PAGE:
Gamers knew this was coming...it was just a matter of time.  Good news is that Turbine was working on Dungeons & Dragons Online and Lord of the Rings Online.   If they played their cards right...maybe they could redeem themselves as a game company.   Though D&DO hasn't been pulling in the subscription numbers(not because it is a bad game - its just a niche game) on the other hand Turbines LoTRO has been doing really good.   Why?  How could a game company come from the brink of disaster to being one of the better game producers on the market once again?

Simple.  Turbine learned from its mistakes and made an asserted effort to not have another AC2.  The launch of Lord of the Rings Online was a good launch.  The game was very polished and ready to play.   The graphics in the game is exactly what fans of Turbine come to expect.  Turbine does not lack artistic talent that is for sure.   Turbine redeemed itself and continues to make huge progress to draw more players to their games.

So we come to what I consider one of the worse launches ever of an online multi-player game - Anarchy Online.   This game was a total disaster from the get go.  There were massive problems just signing into the game.  There were bugs.  The game itself was unstable once you did get into it.  FunCom was in a bad place.   They had put their hearts and souls into their game and it was crumbling before their eyes.   Players were up in arms like never before.  The forums were on fire and I can just imagine what the guys at FunCom where thinking and doing at the time.   It must have been a game companies worse nightmare.

Now many people had never heard of FunCom prior to Anarchy Online.  FunCom had made some pretty incredible games prior to Anarchy Online so some of us were all ready huge fans of them.   Like one of the best single player adventure games ever made - "the Longest Journey".    This game was deep. It was graphically beautiful and way ahead of its time.  It won all kinds of awards and FunCom did a great job on this.   So I sorta had faith in FunCom that they'd do good...but things were looking so bleak.  How could a game maker that gave us the Longest Journey deliver such a poorly made game that was Anarchy Online.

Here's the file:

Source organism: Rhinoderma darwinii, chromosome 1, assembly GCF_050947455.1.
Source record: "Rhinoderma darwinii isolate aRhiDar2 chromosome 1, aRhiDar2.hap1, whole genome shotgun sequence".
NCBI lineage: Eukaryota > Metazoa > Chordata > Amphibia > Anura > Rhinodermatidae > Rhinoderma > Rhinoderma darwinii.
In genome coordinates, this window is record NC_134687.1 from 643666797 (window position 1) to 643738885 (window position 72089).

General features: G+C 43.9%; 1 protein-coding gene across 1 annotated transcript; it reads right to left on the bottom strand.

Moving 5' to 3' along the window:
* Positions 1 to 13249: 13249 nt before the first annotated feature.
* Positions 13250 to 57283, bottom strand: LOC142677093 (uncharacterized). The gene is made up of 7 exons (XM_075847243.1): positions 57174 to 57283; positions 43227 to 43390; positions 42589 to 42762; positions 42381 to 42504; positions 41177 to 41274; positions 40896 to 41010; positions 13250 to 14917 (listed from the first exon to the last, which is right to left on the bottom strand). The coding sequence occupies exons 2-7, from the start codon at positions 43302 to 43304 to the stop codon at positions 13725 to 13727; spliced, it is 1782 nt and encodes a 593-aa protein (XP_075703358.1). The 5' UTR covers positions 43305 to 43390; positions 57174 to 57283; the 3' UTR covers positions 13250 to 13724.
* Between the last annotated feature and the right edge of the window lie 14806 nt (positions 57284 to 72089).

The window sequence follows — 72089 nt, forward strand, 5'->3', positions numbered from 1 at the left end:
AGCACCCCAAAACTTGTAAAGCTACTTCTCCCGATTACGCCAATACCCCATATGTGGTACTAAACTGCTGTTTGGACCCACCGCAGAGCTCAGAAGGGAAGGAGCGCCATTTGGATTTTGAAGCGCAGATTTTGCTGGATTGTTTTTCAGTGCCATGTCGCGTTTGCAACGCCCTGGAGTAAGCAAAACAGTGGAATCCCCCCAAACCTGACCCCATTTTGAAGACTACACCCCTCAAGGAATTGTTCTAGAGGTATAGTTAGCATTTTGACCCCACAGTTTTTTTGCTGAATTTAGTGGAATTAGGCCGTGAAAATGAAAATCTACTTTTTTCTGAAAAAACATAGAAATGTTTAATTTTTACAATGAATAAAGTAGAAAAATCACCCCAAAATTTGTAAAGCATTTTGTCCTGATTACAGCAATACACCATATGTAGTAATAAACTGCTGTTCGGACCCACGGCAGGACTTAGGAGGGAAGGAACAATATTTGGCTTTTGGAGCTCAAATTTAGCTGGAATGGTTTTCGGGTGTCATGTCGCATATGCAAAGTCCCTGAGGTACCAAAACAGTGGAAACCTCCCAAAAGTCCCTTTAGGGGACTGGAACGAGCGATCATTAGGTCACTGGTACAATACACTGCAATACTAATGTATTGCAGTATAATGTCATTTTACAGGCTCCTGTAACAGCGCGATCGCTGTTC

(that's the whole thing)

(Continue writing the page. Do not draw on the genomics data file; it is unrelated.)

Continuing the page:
Images below are from the Longest Journey.

   

The people working at FunCom were looking at a disaster in the making.  They had to work fast and furious to save their game.  Could they do it?   Could they put Humpty back together again and be looked at as one of the premier makers of online games?  It wasn't looking like it.  FunCom's people scrambled and even went outside their own company and hired consultants to help them get their game back on track.  Slowly Anaarchy Online rebounded.    The bugs were squashed, the game became stable and players started to come back and new ones signed on to play it.   FunCom didn't panic...they kept their heads.  They worked with their customers and did what it took to put Humpty together again.   Today Anarchy Online is one of the best online games - though it is dated it is still filling the spot that FunCom had envisioned and they continue to make the game better.  Like a good wine it gets better with age.  

So yes...under the right management and with people passionate for the games they make, it is possible for a game company to salvage themselves, and to salvage their games.   It takes heart, soul and a lot of sweat and tears and pure passion for the work you are doing.   Both Turbine and FunCom are two companies that people can look to as examples of what to do when things go wrong.